Some hours are longer than others. The afternoon had turned sweltering, so we had decided on a quiet indoor time. And there we sat; he, watching a replay of a football game on his laptop, blissfully unaware of the call, and I, researching and writing for an upcoming women’s retreat, reading scripture after scripture about seasons and cycles of life, alternately calm and churning.

4:56. The return call came. I was being called back in for a second look. Don’t worry, she said. It is common to come back in. When can you get here?

We scheduled for the earliest time on my first day back. And all the rest of the week, I saw pink ribbons in the souvenir shops and on the tailgates of cars and in the hot pink bikinis at the pool. I moved my own pink shirt to the bottom of the drawer.

The appointment came and I once again subjected myself to the Pancake Machine. Extra views. More extra views, with magnification. Technician left and returned with a doctor. Calcium deposits, she said. No need to worry, it’s a very small area. But you will need a biopsy. Just to be sure. When can you get there?

I left with a pink folder and an appointment for the afternoon at the Breast Center. Next to Day Surgery. At the hospital downtown, the big one with all the latest and greatest technology. And my bewildered husband drove us and we circled around and around under the low ceilings of the parking garage and the biopsy was done and they said expect a call by Thursday and we went home and ate soup and went to bed early with ice packs and Tylenol and prayers.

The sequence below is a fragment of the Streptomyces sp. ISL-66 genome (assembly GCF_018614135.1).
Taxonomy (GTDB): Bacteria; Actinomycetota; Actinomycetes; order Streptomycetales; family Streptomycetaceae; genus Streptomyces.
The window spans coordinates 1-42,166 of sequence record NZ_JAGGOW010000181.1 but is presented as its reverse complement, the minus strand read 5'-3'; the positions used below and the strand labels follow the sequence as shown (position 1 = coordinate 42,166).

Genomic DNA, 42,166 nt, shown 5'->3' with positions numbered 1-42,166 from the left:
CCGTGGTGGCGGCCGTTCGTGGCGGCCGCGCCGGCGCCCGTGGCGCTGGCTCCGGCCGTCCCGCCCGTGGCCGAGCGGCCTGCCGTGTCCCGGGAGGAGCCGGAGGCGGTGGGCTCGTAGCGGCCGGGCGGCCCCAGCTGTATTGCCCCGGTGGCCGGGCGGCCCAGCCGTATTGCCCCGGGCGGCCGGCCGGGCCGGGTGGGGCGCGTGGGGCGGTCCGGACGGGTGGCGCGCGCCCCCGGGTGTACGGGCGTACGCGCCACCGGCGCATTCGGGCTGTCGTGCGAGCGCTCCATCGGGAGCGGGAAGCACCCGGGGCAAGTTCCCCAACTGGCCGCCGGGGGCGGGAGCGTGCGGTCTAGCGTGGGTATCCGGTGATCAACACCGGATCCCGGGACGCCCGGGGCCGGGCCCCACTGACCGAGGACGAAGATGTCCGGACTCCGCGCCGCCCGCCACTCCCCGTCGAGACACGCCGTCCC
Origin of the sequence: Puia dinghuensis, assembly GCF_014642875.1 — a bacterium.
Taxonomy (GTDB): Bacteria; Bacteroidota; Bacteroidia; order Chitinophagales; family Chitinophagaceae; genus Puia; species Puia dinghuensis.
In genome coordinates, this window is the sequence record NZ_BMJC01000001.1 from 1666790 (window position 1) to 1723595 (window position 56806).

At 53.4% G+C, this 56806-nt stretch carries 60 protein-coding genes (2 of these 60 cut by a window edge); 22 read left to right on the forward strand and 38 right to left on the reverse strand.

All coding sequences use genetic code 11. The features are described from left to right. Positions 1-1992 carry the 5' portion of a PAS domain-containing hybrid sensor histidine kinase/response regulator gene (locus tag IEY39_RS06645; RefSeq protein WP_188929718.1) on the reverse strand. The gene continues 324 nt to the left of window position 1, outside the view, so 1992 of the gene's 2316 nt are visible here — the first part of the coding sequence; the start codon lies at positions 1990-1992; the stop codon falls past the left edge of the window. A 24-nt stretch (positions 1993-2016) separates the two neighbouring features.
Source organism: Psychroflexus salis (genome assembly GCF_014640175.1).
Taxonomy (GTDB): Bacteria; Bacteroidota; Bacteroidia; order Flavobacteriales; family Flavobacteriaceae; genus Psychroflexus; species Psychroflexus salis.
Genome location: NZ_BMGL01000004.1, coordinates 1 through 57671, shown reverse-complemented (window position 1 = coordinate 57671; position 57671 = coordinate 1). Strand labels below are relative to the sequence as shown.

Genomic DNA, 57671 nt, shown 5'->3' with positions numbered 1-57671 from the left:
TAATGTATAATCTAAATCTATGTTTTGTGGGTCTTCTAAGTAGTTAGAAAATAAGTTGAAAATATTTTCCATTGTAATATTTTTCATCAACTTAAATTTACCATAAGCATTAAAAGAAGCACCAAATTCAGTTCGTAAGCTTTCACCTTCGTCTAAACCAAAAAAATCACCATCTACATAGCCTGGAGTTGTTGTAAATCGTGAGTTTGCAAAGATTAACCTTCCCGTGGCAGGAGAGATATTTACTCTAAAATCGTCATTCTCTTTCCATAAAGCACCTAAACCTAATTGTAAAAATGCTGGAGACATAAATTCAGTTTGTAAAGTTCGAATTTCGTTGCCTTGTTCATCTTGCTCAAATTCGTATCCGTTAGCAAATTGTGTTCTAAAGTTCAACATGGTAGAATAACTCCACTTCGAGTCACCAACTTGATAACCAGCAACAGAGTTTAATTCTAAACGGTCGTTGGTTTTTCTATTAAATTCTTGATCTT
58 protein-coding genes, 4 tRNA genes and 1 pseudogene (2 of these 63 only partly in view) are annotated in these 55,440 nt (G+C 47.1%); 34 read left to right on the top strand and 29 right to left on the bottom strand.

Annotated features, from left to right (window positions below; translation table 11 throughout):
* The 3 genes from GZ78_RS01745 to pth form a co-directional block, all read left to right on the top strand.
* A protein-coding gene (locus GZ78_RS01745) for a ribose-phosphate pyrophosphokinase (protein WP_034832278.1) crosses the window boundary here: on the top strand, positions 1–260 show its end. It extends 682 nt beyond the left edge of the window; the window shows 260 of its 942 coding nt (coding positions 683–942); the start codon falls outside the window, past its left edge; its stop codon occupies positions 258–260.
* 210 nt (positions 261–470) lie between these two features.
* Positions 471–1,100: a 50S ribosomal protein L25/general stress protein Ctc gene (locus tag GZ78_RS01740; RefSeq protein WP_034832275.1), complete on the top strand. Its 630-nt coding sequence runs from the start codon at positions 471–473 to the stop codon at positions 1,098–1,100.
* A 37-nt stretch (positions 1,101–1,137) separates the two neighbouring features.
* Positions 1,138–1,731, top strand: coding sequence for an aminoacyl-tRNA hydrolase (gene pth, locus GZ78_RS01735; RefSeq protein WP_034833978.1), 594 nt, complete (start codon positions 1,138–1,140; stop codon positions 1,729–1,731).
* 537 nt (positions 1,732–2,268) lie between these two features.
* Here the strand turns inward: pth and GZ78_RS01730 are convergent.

At 10:54 on Wednesday morning, the radiologist called. It’s not malignant, she said. But there are two types of atypical cells and we need to schedule a consultation with a surgeon. What? Ok. She said the surgical office would call me directly to schedule. Ok.

What next? Sit and wait? No, the fridge is empty because I cleaned it out before vacation and there’s nothing in there and the cats need litter and it is grocery day, like every Monday. Wait. It isn’t Monday, it’s Wednesday. Somehow I missed grocery day. The schedule must be upheld. Order must be maintained. Grocery store, it is.

And at 2:08, as I stood in the middle of the meat aisle, between the chicken breasts and the gluten-free nuggets, next to the sign that announced the 25% off sale, my phone rang.  Do you have a preference for a surgeon, she asked. Is there a day that’s best? Monday, I said. Monday. And as my phone chimed its battery warning, she gave me a date. And I fumbled in my purse for my notebook but came up with my sketchbook instead and wrote in pencil on the back of the cloud study. And suddenly, my stomach complained about the smell of the butcher counter and the red slabs of meat and I needed to find a neutral aisle, with orderly boxes and cans and no people.

And now, it is The Night Before.

And I haven’t even done the paperwork. And the appointment is still written in pencil in the sketchbook behind the clouds, as if putting it in ink somewhere gives it power.